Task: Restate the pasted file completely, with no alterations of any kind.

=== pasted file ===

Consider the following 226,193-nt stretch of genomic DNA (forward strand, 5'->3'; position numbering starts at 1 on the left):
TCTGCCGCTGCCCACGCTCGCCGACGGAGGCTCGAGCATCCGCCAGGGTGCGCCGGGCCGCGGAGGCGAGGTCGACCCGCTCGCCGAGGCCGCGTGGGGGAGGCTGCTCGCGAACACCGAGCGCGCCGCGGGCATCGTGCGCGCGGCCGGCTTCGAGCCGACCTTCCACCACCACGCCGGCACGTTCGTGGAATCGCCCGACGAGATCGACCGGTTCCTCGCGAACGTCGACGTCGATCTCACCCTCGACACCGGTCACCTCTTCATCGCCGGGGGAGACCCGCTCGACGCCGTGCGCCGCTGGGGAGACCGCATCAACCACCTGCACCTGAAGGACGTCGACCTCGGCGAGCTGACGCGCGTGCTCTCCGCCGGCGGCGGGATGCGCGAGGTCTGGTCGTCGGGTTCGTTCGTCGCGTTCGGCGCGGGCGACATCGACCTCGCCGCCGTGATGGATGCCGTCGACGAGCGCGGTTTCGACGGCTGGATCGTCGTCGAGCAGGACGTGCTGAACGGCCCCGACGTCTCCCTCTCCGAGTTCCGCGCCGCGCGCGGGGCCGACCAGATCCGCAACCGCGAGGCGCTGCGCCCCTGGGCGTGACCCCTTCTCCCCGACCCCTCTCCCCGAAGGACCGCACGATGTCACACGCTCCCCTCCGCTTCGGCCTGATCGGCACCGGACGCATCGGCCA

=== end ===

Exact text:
Consider the following 226,193-nt stretch of genomic DNA (forward strand, 5'->3'; position numbering starts at 1 on the left):
TCTGCCGCTGCCCACGCTCGCCGACGGAGGCTCGAGCATCCGCCAGGGTGCGCCGGGCCGCGGAGGCGAGGTCGACCCGCTCGCCGAGGCCGCGTGGGGGAGGCTGCTCGCGAACACCGAGCGCGCCGCGGGCATCGTGCGCGCGGCCGGCTTCGAGCCGACCTTCCACCACCACGCCGGCACGTTCGTGGAATCGCCCGACGAGATCGACCGGTTCCTCGCGAACGTCGACGTCGATCTCACCCTCGACACCGGTCACCTCTTCATCGCCGGGGGAGACCCGCTCGACGCCGTGCGCCGCTGGGGAGACCGCATCAACCACCTGCACCTGAAGGACGTCGACCTCGGCGAGCTGACGCGCGTGCTCTCCGCCGGCGGCGGGATGCGCGAGGTCTGGTCGTCGGGTTCGTTCGTCGCGTTCGGCGCGGGCGACATCGACCTCGCCGCCGTGATGGATGCCGTCGACGAGCGCGGTTTCGACGGCTGGATCGTCGTCGAGCAGGACGTGCTGAACGGCCCCGACGTCTCCCTCTCCGAGTTCCGCGCCGCGCGCGGGGCCGACCAGATCCGCAACCGCGAGGCGCTGCGCCCCTGGGCGTGACCCCTTCTCCCCGACCCCTCTCCCCGAAGGACCGCACGATGTCACACGCTCCCCTCCGCTTCGGCCTGATCGGCACCGGACGCATCGGCCA